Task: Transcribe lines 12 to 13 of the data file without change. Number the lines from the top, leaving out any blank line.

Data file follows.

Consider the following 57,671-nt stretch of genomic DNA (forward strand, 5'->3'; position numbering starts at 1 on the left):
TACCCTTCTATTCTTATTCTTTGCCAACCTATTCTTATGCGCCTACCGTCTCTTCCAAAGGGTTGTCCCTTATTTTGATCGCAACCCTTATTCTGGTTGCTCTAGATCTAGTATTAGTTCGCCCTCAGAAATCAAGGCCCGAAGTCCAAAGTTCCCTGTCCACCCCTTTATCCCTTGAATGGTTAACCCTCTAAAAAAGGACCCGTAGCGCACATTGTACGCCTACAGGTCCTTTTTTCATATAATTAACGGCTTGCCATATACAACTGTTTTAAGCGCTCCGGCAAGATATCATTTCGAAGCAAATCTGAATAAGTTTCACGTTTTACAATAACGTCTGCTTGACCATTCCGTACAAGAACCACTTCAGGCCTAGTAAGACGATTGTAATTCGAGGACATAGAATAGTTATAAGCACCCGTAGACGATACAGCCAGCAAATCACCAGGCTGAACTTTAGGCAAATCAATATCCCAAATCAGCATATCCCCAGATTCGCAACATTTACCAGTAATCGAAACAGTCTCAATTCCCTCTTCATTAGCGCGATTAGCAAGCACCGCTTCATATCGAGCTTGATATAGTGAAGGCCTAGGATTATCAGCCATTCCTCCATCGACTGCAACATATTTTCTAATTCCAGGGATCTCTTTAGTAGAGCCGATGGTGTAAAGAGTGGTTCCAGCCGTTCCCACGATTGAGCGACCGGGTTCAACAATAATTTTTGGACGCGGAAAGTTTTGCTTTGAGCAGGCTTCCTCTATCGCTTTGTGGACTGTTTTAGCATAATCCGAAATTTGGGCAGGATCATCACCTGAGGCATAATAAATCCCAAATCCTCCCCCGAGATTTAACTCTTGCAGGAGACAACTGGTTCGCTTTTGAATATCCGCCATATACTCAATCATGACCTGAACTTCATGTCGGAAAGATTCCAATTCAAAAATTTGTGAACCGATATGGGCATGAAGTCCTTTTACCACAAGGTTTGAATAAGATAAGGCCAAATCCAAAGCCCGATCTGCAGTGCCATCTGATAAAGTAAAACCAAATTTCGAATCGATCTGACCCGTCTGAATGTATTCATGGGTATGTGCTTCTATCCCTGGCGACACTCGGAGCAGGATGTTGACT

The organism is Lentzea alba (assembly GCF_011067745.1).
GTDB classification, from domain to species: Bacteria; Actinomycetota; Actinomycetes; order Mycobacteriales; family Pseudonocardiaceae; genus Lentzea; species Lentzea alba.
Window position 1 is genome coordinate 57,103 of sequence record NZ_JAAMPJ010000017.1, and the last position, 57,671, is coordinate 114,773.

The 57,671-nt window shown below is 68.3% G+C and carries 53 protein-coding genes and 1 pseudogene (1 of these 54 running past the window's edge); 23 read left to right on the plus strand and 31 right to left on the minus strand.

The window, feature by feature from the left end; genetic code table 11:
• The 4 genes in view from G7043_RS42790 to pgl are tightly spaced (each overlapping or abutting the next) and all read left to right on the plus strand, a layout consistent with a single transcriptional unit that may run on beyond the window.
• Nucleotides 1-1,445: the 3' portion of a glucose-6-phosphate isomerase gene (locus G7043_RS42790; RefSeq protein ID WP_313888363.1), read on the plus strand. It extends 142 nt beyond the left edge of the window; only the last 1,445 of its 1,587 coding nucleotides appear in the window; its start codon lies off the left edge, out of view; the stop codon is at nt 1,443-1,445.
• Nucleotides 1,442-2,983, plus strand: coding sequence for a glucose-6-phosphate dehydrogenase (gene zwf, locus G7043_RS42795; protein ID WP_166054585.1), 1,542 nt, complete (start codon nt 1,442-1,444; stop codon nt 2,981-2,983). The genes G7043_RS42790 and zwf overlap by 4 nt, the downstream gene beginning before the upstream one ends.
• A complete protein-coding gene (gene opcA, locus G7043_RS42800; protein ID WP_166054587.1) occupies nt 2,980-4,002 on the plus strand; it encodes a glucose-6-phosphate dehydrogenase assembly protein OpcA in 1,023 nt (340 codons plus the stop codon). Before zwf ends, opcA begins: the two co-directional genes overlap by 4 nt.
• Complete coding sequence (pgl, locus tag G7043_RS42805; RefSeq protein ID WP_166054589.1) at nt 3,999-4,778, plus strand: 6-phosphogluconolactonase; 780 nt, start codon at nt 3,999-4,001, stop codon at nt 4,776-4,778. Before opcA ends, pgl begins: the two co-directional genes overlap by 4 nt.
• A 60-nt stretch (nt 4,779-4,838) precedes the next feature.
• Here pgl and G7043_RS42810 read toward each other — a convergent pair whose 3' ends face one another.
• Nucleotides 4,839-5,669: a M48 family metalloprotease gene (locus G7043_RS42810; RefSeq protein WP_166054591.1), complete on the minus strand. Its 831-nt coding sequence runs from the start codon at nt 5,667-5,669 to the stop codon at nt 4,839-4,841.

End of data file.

• Complete coding sequence (pgl, locus tag G7043_RS42805; RefSeq protein ID WP_166054589.1) at nt 3,999-4,778, plus strand: 6-phosphogluconolactonase; 780 nt, start codon at nt 3,999-4,001, stop codon at nt 4,776-4,778. Before opcA ends, pgl begins: the two co-directional genes overlap by 4 nt.
• A 60-nt stretch (nt 4,779-4,838) precedes the next feature.